Food and its importance

In many cultures people get together over food. Meeting up, having fellowship, is hardly possible without sharing a meal.

Vision: what food can do for your international student ministry

Students long for connection and fellowship. Meals are a very good way to show hospitality and to meet the needs of hungry stomachs, but more important, the need for connection. To sit down, share a meal, share your life, is a strong and very effective way to build relationships. At the table is where you hear your students’ concerns, where you have fun and where you can invite students with whom you want to share the Gospel. At the table you can give students a sense of belonging. It is a place is where you can practice hospitality and show what it means to be in a Christian community.

Meals are also a very good opportunity to involve sponsors and churches in ISM. Although many church members feel daunted by the idea of sharing the Gospel with international students, they may still be happy to help cook for your group. Try to invite the cooks to stay for the meal. They will see that spending time, meeting up and seeing the student at your table is not as hard as they expected and they will probably soon be enjoying themselves!

Other church members might be great at relating to internationals (you suspect) but not be confident cooks. If so, just invite them to come as guests to the dinner table too.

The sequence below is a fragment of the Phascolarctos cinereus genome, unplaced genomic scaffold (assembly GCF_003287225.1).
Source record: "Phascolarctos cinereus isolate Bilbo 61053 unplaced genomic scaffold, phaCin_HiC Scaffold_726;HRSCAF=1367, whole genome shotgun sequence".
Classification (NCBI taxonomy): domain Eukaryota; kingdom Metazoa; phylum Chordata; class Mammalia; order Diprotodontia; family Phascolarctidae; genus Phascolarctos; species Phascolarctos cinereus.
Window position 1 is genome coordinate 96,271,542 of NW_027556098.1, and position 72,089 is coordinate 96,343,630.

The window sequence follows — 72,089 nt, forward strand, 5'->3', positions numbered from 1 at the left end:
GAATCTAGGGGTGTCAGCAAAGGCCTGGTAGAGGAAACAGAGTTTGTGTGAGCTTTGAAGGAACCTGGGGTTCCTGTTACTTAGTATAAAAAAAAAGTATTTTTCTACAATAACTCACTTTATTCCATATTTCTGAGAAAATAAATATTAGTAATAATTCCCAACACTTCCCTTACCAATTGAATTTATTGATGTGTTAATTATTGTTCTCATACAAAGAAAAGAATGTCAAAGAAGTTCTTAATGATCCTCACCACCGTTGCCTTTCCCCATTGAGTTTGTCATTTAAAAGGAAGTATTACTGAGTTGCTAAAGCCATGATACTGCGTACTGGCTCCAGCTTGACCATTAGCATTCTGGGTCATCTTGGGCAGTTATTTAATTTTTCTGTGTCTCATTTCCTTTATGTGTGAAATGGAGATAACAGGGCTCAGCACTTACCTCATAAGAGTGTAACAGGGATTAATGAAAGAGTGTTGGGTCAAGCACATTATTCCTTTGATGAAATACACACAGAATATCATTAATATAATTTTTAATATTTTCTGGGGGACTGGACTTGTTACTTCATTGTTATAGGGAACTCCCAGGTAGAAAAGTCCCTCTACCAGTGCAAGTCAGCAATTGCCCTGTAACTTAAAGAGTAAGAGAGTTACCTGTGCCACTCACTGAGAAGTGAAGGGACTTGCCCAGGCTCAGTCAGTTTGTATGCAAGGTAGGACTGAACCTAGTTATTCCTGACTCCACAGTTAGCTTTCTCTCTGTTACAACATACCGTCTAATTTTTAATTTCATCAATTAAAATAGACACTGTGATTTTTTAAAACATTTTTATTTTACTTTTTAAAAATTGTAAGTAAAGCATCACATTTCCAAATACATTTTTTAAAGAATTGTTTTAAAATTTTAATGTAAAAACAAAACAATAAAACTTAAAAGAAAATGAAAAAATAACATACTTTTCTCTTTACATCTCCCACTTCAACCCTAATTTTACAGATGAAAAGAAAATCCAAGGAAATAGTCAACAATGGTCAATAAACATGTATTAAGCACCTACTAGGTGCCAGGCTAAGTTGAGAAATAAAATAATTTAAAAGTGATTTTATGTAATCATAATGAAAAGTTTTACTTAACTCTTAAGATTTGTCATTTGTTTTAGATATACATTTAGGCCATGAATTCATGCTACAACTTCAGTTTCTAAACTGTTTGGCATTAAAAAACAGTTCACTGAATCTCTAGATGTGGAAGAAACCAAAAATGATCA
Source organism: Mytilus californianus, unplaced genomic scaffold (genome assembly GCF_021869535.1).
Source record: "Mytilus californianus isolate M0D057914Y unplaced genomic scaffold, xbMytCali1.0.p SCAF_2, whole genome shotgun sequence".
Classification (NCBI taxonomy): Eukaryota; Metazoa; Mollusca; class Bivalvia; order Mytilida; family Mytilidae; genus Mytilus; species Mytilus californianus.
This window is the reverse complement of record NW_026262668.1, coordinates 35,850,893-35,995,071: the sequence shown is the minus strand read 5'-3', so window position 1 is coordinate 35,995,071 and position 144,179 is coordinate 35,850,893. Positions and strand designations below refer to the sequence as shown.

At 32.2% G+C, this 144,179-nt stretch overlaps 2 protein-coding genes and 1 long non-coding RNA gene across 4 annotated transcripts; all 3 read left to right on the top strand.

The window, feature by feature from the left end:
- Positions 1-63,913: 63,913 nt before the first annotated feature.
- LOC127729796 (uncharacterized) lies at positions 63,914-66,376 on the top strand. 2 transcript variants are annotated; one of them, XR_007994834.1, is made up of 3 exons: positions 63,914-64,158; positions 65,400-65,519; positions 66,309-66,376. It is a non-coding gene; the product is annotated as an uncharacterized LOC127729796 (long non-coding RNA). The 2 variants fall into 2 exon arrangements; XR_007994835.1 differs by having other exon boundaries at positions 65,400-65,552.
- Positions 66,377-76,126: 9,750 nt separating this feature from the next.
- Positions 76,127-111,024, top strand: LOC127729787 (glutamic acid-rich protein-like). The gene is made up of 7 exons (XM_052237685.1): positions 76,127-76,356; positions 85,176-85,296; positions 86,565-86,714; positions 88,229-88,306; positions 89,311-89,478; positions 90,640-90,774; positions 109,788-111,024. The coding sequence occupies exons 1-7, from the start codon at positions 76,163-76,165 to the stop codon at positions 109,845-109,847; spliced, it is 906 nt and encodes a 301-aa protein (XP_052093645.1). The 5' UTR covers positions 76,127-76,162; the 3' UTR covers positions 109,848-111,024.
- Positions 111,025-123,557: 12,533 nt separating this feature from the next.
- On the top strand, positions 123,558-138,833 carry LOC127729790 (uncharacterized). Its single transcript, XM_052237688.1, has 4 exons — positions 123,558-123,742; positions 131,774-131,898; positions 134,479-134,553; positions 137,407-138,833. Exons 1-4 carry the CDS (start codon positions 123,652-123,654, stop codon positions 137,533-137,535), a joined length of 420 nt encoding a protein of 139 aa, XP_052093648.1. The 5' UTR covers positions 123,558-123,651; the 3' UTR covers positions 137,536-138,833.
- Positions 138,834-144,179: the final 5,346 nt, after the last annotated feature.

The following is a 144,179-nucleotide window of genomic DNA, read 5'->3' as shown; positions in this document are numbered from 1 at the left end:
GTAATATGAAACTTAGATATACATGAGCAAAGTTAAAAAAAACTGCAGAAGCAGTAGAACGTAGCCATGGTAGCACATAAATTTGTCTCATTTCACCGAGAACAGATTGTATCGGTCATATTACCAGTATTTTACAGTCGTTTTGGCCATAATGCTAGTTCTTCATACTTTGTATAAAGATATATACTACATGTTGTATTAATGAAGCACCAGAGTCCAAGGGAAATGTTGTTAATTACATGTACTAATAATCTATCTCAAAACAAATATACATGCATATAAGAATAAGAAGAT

Lessons learned

You want to be hospitable and welcoming to students from a wide variety of cultural backgrounds and religions. That’s why it is smart to always have a vegetarian option ready. Pork and alcohol are not a good idea in general. When volunteers cook, please instruct them accordingly. Don’t assume that everyone knows.

Many international students would love to prepare a dish from home and talk about it. It is a great way to involve students and helps to build ownership. Some have the possibility to be generous, but better check if they need compensation for the costs and find a solution.

Preparing food together is a very good way to break the ice, and to have good conversations when your hands are busy. Students are interested to learn recipes from the host culture, but it is also fun for you to learn something foreign 😉. Once after a simple dinner, we prepared a dessert together. It was big fun to work through the provided recipe, to see what roles people take in this team effort, and to wait for it while it was in the oven. Pictures were made and sent home to show the mums.

In some cities, a well promoted cooking workshop, attracted many new international students. Many students are ‘in’ for something new. Providing workshops in ‘sushi making’ or how to prepare a ‘Dutch kroket’ is a very good way to get to know new students.